H5N1 flu virus public domain 1920 x 1583

It would have been easy to phrase the title of this post by paraphrasing Shakespeare’s original “that is the question,” but the issue at hand is much more fateful, even existential, than a mere question; it is indeed a dilemma.


Avian flu, or H5N1 virus

A 39-year-old bus driver in China died from multi-organ failure on Saturday, New year’s eve 2011, as a result of infection by a virus that authorities recently confirmed to be related to the H5N1 bird flu. The case, the country’s first in 18 months, led to fears that the virus may spread.  But according to the Shenzhen Disease Control Center, a genetic analysis indicated the virus spread directly from poultry to the victim and is not contagious among people.

“The virus found in the patient was 90 percent similar to H5N1 viruses previously isolated in ducks in China, which suggested that the man was very likely to have been infected through direct contact with a bird,” the agency said in a statement. ”Though it is highly pathogenic to human beings, the virus can not spread among people.”

How many of us paid any attention to this news item? I didn’t. I was celebrating the arrival of the New Year in Cartagena, Colombia, and couldn’t care less about the bird flu episode in China.

But consider the statistics: According to the World Health Organization, there have been only 573 confirmed bird flu cases since 2003, 336 of which were fatal. Do the math: that is a 58% mortality rate!


What happens is the virus mutates?

The avian flu is endemic to birds, both domestic geese, ducks, chickens, and wild birds. The disease is rarely, if ever, fatal to birds. But a contact with humans is likely to be deadly. Reason? we don’t have immunity to the virus, whereas the birds do. Why didn’t we develop immunity to this virus? Because the virus cannot be transmitted from human to human. So the epidemic dies out with the demise of the victim and no chance for immunity to develop. Can the virus jump from one human to another? not until it develops mutations that would facilitate such a transmission.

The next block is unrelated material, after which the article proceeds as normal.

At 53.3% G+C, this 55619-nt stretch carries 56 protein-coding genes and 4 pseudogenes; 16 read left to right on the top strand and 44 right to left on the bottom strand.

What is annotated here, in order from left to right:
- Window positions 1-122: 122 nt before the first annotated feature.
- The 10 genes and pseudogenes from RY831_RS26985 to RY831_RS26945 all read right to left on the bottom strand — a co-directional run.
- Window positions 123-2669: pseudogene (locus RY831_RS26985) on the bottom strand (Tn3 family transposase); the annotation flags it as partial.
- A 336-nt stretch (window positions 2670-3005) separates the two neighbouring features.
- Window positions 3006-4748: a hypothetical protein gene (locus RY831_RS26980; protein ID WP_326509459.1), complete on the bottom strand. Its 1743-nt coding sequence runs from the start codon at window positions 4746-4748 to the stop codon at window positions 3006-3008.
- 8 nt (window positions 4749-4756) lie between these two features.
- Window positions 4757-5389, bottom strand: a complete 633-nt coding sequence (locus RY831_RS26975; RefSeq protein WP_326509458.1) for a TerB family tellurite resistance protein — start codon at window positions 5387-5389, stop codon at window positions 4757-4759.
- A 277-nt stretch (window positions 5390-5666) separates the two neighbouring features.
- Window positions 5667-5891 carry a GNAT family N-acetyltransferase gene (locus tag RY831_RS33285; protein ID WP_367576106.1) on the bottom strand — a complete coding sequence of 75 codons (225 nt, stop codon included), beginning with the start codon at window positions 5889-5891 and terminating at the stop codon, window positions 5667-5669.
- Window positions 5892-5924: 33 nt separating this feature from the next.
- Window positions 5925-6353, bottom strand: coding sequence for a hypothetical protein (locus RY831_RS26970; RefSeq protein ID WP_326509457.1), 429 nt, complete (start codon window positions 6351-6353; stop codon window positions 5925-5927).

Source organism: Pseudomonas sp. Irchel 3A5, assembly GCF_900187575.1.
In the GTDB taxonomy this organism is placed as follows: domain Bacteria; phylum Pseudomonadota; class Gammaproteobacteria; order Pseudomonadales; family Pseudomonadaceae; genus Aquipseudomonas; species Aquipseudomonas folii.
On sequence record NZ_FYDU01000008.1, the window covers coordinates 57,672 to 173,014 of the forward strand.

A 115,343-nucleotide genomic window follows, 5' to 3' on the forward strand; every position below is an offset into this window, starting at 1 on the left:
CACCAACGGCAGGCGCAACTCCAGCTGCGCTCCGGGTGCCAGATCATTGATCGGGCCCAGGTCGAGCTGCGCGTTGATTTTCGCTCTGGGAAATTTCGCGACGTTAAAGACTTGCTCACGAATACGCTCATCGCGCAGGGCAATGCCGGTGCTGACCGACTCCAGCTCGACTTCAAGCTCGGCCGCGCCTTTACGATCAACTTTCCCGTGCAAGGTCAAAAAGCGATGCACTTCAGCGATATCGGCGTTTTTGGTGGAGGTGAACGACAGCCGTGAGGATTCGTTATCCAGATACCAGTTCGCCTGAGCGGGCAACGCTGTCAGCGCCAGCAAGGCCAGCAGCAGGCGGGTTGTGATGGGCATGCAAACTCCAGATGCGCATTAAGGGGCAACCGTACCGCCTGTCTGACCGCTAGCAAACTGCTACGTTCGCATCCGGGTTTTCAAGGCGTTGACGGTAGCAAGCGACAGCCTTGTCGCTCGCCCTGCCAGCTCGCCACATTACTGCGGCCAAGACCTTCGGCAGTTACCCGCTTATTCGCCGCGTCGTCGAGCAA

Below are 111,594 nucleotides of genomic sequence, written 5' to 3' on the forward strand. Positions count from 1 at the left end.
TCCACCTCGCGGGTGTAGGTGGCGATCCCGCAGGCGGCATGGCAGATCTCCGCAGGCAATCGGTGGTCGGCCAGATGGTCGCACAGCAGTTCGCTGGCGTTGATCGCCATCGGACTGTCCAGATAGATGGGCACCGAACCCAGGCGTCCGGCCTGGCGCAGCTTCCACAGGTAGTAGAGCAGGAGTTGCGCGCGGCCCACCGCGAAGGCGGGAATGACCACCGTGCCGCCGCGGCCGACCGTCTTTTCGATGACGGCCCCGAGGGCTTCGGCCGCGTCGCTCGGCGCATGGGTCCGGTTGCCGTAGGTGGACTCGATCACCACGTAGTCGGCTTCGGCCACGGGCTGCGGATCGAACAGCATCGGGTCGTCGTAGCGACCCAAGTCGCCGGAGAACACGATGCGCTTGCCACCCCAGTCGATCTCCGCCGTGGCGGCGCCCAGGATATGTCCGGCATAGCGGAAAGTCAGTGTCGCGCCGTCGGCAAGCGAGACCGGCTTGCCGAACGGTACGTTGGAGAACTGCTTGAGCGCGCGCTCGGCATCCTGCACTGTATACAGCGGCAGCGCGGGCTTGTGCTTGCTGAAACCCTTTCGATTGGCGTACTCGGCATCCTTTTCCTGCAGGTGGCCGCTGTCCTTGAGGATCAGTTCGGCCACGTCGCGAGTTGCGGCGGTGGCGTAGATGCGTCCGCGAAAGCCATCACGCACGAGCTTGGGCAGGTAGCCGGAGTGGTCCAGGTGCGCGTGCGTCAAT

Such a mutation can occur and probably will occur, given enough time. Mutations occur all the time, and at a tremendous rate. The vast majority die out because the right conditions for their survival are not present. But the rare circumstance of a mutation that facilitates human-to-human transmission and simultaneously has contact with a human is bound to occur, and voilá -an epidemic is born.

The consequences of such an event are pretty serious. Example: the virus known today as SIV, or Simian Immunodeficiency Virus, lived in monkeys and apes for thousands of years. Occasional contacts with humans probably occurred over time, but ended up in the death of the infected person without transmission of the virus to other humans. But then a mutation occurred that allowed transmission between humans and thus morphed SIV into HIV, with devastating consequences. Wouldn’t you consider then that it is imperative to study the process of conversion of exotic animal infections into human pathogens?


Indeed, a research group succeeded in making avian influenza (H5N1) highly contagious in the lab. The researchers, led by virologist Ron Fouchier of the Erasmus Medical Center in the Netherlands, induced five mutations that rendered the virus highly contagious among ferrets; these animals mimic faithfully the influenza pathology as it occurs in humans. They presented their findings in September of 2011 at the European Scientific Working group on Influenza conference held in Malta, and two manuscripts of the research were sent, one each, to Science and Nature.

A U.S. government biosecurity advisory panel recommended that the two manuscripts describing mutations in the H5N1 virus that make it more transmissible between mammals be published in incomplete forms. In essence, the US National Science Advisory Board (NSABB) made the recommendation because the research, if published in its entirety, would contain detailed information that could put dangerous strains of bird flu into the hands of terrorists.

“Because the NSABB found that there was significant potential for harm in fully publishing these results and that the harm exceeded the benefits of publication, we, therefore, recommended that the work not be fully communicated in an open forum,” more than 20 NSABB members wrote in a comment published in both Nature and Science.